At the heart of economic policy is a war between a blessing and a curse.
The blessing – and it is unambiguous – is the huge improvement in the labour market since the depth of recession six years ago.
Unemployment – or at least up until recently in Scotland – has fallen sharply. The UK rate is now down to 5.5 per cent while numbers in work have hit all-time record levels.
What a slap in the face for the doom-mongers in 2009 who wailed that we were doomed to record unemployment that would take a decade – if not longer — to bring down.
In fact our labour market performance has surprised almost everyone.
Scotland shared full in this upturn until the oil price slump last winter. Investment cutbacks and lay-offs in the North Sea oil industry and the myriad of onshore service companies was a major factor in the rise in unemployment in Scotland in the first quarter of the year.
The Bank of Scotland’s labour market survey still shows continuing growth – but at a slower rate.
DR ESMOND BIRNIE, PwC’s chief economist in Scotland and Northern Ireland, says the UK economy “remains an incredible job creating machine, with employment rising by around 200,000 in the latest quarter, passing 31 million for the first time.
“The employment rate also rose to a new record high of 73.5%, while unemployment continued its fall to 5.5%, not much higher than before the financial crisis. Vacancies also rose to a record high of 745,000, indicating that it is becoming harder to fill the job openings that are arising.
“However, in Scotland, the picture isn’t quite as bright. Figures show that unemployment levels rose by 19,000 to 168,000 over the first quarter while the number of people in work dropped by 3,000 to 2,622,000 over the same period.”
Overall, the rise in the numbers in work is a blessing. But it comes with a curse.
Productivity – output per hour worked – has shown no equivalent improvement. The result is that while unemployment has fallen, wages have been very slow to improve.
And while UK employment is reckoned to have risen by around 0.7 per cent in the first quarter, preliminary GDP estimates showed output growth of only 0.3% in Q1 2015.
This, says Birnie, implies another marked fall in productivity, “which is not what we would expect at this stage in the economic cycle”.
Lower productivity undermines the competitiveness of British firms world-wide. And the lack of productivity growth undermines the ability of British firms to increase our pay.
The BBC’s ROBERT PESTON calculates that if the productivity trends of 1992 to 2007 had continued from 2008 to the end of last year, output per job would be 15% higher than it is, and output per hour would be 17% higher.
Which means, all other things being equal, each of us would be paid 15% more in total, and 17% more for each standard shift we put in. In reality, since the start of the recession, and after adjusting for taxes, benefits and inflation, we’re on average just 2% better off.
How stronger the “feel-good factor” would be if our productivity had not been so hopeless.
And there’s no sign of any early improvement. In the last three months of 2014 there was no recovery in productivity. In fact output per hour fell by 0.2% – because the number of hours worked rose 0.8% while gross value added, or the output of the economy, increased by just 0.6%.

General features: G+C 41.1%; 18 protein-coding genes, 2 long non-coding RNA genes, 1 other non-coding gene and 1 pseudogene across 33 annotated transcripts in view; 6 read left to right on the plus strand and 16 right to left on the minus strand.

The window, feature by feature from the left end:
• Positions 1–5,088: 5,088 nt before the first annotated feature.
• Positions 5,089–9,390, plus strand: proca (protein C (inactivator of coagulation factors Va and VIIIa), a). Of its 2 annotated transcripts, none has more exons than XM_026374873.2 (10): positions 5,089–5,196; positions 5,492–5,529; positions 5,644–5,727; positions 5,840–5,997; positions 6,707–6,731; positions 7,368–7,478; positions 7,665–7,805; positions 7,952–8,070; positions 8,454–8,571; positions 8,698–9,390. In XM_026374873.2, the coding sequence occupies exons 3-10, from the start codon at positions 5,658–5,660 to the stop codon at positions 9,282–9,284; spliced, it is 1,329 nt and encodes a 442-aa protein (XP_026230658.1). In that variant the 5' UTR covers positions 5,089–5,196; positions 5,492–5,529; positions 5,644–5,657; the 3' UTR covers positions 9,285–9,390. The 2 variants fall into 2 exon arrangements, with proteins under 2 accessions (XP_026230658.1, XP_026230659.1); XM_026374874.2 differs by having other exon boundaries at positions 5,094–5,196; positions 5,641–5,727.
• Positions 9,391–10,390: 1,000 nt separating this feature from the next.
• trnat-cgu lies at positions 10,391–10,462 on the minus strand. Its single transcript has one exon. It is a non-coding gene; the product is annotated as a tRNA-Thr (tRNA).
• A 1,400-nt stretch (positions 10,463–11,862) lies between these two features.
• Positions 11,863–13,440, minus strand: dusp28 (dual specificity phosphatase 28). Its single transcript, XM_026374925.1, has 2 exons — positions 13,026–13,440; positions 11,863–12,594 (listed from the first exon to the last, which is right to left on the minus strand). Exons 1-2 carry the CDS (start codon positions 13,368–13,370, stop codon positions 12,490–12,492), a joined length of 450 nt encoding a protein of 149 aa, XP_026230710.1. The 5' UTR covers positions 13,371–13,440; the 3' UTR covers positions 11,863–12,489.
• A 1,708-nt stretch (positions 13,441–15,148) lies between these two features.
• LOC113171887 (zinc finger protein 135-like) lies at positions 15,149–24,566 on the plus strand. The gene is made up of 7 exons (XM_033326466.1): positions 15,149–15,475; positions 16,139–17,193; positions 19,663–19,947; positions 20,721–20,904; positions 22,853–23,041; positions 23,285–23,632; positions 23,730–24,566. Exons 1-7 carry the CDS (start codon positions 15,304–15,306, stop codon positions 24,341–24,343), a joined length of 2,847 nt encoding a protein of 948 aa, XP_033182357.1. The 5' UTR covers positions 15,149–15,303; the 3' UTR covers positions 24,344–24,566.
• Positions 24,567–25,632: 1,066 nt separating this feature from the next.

Why has our productivity performance been so poor?
There are competing explanations…
Some blame companies lacking the confidence to invest adequately in expensive new kit, and taking on cheap labour instead to boost output.
Productivity data before the financial crisis may have been distorted by impressive-looking earnings from banks and financial firms – but which all vanished when the bubble burst.
The UK still lags in producing high skilled, innovative workers. And far from there being an improvement on the horizon, our schools in Scotland are struggling to match literacy and numeracy levels of 20 years ago. Educational attainment – and indeed the work ethic itself – has been corroded. Scotland’s education system is still in the iron grip of an entrenched teacher and local government establishment that will brook no change and which needs to be radically shaken up.
Quantitative Easing – the Bank of England’s policy of pumping money into the banking system to encourage lending to companies – has worked to preserve many inefficient businesses that would otherwise have been shaken out and their assets more productively employed elsewhere. The absence of this Schumpeterian “creative destruction” effect has been marked.
And the price of a gentler recession than would otherwise have been the case is now being paid in lower performance as we went into recovery.
Finally, the workforce has changed markedly, with a continuing rise in relatively lower-paid over 65s in employment and more people shaken out of full time salaried employment working as self-employed out-sourced staff: cheaper for companies but not always the most efficient solution.
It’s hard to see what steps that government can take to lift our productivity performance in the short term.
Greater capital investment to improve transport and infrastructure will take years to show through. And there is little appetite for s more thoroughgoing shake-out of public sector and quango bureaucracies.
We are suffering, not from a rampant, winner-takes-all neo-liberalism but a deeply conservative mindset, one that is averse to risk and distrustful of change. That is the longer term legacy of the bubble-and-bust of 2003-2008. Average earnings and real take-home pay will improve in the immediate term.
But a real wage-boosting pick-up in productivity still looks some way off.